For the High Line, the artist presents The Evolution of God, a new, site-specific installation composed of thirteen abstract sculptures which punctuate the wild, self-seeded landscape of the High Line at the Rail Yards, and creates a sculptural progression and a rhythmic sequence of forms, reminiscent of a musical score. This new project extends the artist’s own traditional treatment of materials, by integrating organic elements such as seeds, vegetables, and other perishable components inspired by the natural landscape on the High Line as well as non-perishable items such as clothing, sneakers, and rope. Seemingly sturdy, the sculptures will instead turn into living organisms, revealing the passage of time through vegetal sprouts and tectonic cracks, which will slowly return the sculptures to the surrounding landscape.

This exhibition is presented by Friends of the High Line

Image Courtesy of the artist

Jarrod Beck, Uplift
August 20, 2014 to August 19, 2015
Sara D. Roosevelt Park, Manhattan
Map/Directions (in Google Maps)


Uplift sits on a tree–lined terrace in Sara D. Roosevelt Park. Made from recycled rubber conveyor belts once used to cart ore out of West Virginia mines, the work suggests stratified rock or a grouping of recently unearthed tectonic plates. Uplift is both memorial and artifact, reminding us of loss, but also rooted in a deep time beyond our memories.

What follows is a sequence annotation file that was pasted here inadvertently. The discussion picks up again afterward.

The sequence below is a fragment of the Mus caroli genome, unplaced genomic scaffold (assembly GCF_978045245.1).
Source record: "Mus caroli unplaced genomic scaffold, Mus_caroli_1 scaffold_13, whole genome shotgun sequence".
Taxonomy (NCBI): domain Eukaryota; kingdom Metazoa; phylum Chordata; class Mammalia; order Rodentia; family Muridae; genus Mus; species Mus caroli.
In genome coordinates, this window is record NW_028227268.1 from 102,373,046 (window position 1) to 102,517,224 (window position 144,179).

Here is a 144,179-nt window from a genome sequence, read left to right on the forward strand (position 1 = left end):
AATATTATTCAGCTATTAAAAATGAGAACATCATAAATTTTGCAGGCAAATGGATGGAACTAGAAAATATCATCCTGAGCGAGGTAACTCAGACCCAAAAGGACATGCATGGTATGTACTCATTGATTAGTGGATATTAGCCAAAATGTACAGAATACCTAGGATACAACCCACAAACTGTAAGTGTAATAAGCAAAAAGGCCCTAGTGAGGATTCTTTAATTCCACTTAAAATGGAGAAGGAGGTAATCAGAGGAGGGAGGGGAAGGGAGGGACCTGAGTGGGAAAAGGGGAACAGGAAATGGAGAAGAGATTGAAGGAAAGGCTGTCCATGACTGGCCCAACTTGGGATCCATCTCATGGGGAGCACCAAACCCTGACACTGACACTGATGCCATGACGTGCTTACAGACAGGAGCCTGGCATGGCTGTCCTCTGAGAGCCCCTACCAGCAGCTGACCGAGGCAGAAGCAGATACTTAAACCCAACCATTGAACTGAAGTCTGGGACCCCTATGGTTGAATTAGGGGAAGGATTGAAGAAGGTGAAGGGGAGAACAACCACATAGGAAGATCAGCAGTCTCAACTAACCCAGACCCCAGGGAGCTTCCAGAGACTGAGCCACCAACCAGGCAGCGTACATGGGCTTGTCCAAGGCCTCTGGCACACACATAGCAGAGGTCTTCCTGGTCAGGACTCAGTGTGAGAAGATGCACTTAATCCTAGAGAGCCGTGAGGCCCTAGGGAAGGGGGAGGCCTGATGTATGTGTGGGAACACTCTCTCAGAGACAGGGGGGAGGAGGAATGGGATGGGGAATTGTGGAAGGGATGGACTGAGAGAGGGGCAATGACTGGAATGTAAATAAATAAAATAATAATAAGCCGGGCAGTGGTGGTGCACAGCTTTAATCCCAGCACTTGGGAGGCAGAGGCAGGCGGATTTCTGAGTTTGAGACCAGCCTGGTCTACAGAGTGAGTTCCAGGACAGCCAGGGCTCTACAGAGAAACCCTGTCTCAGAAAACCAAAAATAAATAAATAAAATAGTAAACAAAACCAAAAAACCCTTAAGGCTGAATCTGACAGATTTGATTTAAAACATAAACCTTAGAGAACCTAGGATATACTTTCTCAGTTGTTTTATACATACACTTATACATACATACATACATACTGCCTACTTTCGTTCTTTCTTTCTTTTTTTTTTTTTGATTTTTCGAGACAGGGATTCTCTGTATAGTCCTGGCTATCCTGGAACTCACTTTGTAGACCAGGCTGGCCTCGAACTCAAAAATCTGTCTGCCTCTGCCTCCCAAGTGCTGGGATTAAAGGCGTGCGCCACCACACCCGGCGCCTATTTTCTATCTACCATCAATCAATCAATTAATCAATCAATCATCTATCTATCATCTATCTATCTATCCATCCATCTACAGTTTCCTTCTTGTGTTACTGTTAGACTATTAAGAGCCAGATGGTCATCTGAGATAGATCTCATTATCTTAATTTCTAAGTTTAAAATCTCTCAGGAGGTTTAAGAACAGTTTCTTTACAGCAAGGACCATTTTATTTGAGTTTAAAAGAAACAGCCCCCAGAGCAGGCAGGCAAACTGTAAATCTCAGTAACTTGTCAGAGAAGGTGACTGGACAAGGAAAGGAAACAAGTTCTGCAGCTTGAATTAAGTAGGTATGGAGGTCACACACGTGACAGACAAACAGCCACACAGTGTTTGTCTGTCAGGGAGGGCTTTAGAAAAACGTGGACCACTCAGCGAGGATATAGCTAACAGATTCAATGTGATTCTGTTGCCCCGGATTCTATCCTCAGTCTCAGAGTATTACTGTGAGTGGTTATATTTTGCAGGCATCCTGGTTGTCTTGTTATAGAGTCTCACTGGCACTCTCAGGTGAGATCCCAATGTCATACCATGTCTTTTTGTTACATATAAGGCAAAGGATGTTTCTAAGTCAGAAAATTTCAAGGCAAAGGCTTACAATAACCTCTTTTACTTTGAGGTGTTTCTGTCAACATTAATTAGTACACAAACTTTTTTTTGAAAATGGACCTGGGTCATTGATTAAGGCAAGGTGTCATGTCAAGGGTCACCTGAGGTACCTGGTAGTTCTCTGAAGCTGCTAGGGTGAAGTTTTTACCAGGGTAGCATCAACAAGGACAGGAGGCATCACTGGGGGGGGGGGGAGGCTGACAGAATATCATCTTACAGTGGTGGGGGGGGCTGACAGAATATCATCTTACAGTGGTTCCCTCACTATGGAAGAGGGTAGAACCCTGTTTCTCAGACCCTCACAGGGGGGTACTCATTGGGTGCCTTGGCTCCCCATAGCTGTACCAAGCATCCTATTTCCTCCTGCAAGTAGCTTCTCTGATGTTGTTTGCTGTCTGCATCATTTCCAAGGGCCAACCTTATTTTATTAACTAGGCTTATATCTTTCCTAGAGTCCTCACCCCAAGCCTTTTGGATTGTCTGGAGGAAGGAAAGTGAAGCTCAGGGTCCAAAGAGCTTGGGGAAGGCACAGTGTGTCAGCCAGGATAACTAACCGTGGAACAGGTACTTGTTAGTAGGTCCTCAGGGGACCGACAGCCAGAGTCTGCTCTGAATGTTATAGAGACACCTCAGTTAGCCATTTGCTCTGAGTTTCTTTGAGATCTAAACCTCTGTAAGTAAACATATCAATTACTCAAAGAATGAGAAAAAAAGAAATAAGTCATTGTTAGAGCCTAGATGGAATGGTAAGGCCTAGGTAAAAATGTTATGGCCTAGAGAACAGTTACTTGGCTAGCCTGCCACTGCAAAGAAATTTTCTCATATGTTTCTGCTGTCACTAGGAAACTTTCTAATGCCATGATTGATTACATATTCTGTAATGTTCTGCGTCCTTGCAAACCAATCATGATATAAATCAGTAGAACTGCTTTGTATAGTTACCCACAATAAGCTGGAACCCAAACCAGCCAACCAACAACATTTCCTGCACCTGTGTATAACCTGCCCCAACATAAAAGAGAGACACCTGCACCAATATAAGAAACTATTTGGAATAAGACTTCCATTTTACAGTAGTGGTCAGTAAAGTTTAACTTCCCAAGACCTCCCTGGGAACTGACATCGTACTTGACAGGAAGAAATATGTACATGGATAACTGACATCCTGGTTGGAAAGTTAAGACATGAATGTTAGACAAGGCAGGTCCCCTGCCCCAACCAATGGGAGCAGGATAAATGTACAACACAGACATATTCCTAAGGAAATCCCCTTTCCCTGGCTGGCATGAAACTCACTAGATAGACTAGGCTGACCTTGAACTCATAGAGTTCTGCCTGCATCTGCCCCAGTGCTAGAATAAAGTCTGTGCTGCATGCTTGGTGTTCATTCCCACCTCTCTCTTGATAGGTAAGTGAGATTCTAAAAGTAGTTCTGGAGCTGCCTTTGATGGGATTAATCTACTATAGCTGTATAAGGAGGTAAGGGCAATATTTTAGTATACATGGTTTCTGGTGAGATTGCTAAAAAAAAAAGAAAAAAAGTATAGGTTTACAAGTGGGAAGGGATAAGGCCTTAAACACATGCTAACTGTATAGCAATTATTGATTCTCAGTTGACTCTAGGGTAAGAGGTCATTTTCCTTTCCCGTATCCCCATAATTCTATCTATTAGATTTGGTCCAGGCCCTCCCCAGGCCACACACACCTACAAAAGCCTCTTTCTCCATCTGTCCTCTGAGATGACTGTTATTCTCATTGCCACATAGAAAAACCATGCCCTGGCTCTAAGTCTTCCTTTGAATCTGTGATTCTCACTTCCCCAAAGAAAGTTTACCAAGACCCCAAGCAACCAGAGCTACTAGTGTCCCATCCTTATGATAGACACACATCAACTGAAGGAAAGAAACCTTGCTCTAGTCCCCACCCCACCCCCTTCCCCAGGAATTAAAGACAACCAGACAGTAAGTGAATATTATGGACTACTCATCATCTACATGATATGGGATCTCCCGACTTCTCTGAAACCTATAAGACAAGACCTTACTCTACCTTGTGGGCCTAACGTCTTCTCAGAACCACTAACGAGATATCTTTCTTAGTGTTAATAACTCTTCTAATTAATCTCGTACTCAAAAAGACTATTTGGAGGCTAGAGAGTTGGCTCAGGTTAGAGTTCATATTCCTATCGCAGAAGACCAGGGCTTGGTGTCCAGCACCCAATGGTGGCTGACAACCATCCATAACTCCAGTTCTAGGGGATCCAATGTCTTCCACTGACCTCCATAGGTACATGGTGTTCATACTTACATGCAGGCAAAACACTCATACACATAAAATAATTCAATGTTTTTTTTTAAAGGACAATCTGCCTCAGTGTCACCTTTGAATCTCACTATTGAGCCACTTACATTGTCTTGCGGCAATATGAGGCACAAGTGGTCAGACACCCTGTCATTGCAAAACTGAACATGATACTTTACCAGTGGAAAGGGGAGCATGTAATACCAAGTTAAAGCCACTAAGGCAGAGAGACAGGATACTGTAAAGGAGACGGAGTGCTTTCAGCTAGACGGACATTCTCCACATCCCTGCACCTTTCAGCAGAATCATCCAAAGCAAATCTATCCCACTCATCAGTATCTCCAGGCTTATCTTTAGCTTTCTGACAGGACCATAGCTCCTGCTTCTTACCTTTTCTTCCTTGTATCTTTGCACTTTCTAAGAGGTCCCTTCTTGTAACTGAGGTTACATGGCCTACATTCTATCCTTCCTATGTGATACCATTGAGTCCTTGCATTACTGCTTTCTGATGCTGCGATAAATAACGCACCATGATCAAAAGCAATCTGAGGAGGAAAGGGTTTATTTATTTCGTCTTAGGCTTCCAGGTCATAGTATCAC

Phyllis Sanfiorenzo, Atabey's Land Haven, photo courtesy of NYC Parks

Art Students League, Model to Monument (M2M)
June 12, 2014 to May 15, 2015
Riverside Park South, Manhattan
Map/Directions (in Google Maps)


The Art Students League of New York, one of America’s premier art schools, presents the Model to Monument Program (M2M), a collaboration with the New York City Department of Parks & Recreation that has culminated in the installation of seven sculptures on view along Riverside Park South from 59th to 69th Streets.

The sculptures were created by an international team of selected League students during a nine-month program. The pieces for this exhibition explore “The Architecture of Nature.”  The artists are: Laura Barmack, Janet Fekete-Bolton, Ana Sofìa Martì, Lindsay McCosh, Phyllis Sanfiorenzo, Natsuki Takauji, and Minako Yoshino.

This work was made possible by the Art Students League’s Model to Monument Program and the Riverside Park Fund.

Jim Rennert, THINK BIG
June 3, 2014 to May 4, 2015
Union Square Park, Manhattan
Map/Directions (in Google Maps)